The article is about called a website called BeautifulPeople, and the premise (according to the website itself) is that it's an "elite online club, where every member works the door." What does this mean? That if you post a picture and enough people of the opposite sex don't find it "beautiful," you're not allowed to use the dating site (and apparently about 80% "fail"). While this statement strikes me as wrong on so many levels, the website itself is even more egregious.
One of the worst quotes on the entire website is on the introductory page is at the bottom with a huge font (complete with an animated sliding scale), "Too ugly to sign up? Click here to browse BeautifulPeople as [sic] guest." For what reason, I ask you? To know what you "can't have"? To make you angry? To convince yourself you're much prettier than the other people and will "qualify" for the site (a dubious honor at best, IMHO) with no problem? To provide work-safe images for bored office drones who can't get to porn through the office internet filter?
According to CNN.com, BeautifulPeople has now decided to expel members (who once qualified for admission) because they posted pictures showing they'd gained a few holiday pounds (for the record? Who didn't?)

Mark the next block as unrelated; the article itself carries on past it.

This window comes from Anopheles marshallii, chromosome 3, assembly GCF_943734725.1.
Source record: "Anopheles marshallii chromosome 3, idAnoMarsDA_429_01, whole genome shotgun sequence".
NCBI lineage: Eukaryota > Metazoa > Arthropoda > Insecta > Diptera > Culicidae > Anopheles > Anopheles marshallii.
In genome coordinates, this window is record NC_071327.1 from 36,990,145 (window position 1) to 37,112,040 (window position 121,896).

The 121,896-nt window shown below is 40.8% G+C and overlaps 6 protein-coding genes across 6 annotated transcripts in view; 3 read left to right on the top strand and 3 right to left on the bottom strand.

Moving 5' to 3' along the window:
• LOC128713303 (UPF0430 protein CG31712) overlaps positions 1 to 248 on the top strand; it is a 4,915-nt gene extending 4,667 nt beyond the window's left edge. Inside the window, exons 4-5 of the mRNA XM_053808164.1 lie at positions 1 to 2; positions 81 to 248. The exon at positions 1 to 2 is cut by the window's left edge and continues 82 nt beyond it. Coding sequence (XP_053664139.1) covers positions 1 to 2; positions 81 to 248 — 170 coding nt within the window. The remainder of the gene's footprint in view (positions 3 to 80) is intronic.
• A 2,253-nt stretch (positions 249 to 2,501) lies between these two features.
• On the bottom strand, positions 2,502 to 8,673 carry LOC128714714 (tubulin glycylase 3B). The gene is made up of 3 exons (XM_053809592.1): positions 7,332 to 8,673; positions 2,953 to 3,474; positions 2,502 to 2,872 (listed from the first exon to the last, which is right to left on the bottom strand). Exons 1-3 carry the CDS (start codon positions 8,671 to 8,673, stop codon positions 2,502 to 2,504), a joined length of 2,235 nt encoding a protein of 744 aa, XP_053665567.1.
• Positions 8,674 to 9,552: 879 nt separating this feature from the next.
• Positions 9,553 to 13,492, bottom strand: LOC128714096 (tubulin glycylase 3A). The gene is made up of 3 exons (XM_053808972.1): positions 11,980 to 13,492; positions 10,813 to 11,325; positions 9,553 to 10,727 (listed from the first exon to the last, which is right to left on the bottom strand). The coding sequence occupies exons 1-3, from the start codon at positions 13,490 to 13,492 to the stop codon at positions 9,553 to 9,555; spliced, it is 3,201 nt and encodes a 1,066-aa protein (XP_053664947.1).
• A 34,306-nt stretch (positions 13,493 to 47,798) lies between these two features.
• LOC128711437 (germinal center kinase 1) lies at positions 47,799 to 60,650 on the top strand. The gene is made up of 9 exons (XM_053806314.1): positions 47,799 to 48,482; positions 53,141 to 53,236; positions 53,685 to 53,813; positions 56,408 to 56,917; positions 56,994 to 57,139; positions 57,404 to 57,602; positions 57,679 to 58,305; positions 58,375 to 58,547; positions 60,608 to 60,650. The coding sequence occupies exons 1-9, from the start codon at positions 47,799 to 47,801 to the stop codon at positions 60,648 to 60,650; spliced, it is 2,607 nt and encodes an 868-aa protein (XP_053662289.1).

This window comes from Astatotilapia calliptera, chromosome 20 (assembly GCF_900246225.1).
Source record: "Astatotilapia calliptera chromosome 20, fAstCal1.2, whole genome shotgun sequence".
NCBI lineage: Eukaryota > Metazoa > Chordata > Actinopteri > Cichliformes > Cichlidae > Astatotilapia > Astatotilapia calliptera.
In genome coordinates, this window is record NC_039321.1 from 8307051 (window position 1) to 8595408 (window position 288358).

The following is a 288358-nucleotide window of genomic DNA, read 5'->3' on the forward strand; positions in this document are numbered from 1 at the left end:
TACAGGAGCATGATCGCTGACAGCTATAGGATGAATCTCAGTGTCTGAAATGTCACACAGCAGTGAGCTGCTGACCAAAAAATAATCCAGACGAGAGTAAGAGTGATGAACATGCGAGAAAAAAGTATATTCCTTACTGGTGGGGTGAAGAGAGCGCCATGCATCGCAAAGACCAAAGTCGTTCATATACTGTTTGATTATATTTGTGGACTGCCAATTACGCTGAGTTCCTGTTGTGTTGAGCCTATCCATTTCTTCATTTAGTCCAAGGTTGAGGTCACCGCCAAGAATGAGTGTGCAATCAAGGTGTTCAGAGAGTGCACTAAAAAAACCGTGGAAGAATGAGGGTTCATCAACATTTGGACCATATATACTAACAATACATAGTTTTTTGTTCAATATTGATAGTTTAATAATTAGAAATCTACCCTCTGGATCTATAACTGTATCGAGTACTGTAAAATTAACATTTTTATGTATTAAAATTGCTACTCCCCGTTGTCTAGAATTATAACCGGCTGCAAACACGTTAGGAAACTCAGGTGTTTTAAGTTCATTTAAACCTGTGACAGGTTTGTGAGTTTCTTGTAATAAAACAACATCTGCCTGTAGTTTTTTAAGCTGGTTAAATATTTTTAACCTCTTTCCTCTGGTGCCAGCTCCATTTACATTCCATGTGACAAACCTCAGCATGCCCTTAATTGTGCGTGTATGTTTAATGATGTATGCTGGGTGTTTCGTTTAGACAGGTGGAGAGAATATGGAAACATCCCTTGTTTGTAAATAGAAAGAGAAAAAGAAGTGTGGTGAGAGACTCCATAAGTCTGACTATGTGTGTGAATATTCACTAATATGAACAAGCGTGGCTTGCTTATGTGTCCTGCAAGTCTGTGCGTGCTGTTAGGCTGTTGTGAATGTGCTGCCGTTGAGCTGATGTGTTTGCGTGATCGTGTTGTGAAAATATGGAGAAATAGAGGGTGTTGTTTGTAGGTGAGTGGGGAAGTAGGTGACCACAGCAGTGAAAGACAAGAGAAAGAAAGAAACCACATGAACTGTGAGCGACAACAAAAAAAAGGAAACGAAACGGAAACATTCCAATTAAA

But it wasn't just the site admins who made this decision. Instead, this purge was apparently sparked by complaining members who decided their fellow site members were no longer attractive enough to be considered "beautiful" with their added pounds. In response, BeautifulPeople dumped these "fatties" back into the queue, sent them an email with workout tips, and told them they could register again after they'd lost weight (and presumably, run the gauntlet of having an entire web community vote on their attractiveness a second time).
Greg Hodge, founder of BeautifulPeople, who, incidentally, admits his site is unfair, elitist, "lookist" and not politically correct, doesn't have a problem with that. He says that's what people want. And given that the members voted to expel thousands of "fatties" with the flagged profiles, it does seem to work for his business model. Which of course, doesn't make it any less enraging, AKA "femangry."
Even more incredulous? Hodge's parting quote in the CNN.com article defending his decision: "The U.S.A. has been grossly over-indulging since Thanksgiving. It's no wonder that so many members have been expelled from the network." But like any businessman, Hodge apparently wants his loyal customers back as soon as possible--but only after they lose the holiday pounds.
Unfortunately, I have a feeling a lot of them will be back. After all, more than 5,000 people who got the email telling them they'd been flagged attempted to re-apply. Only a few hundred made it. I, for one, won't be telling them congratulations.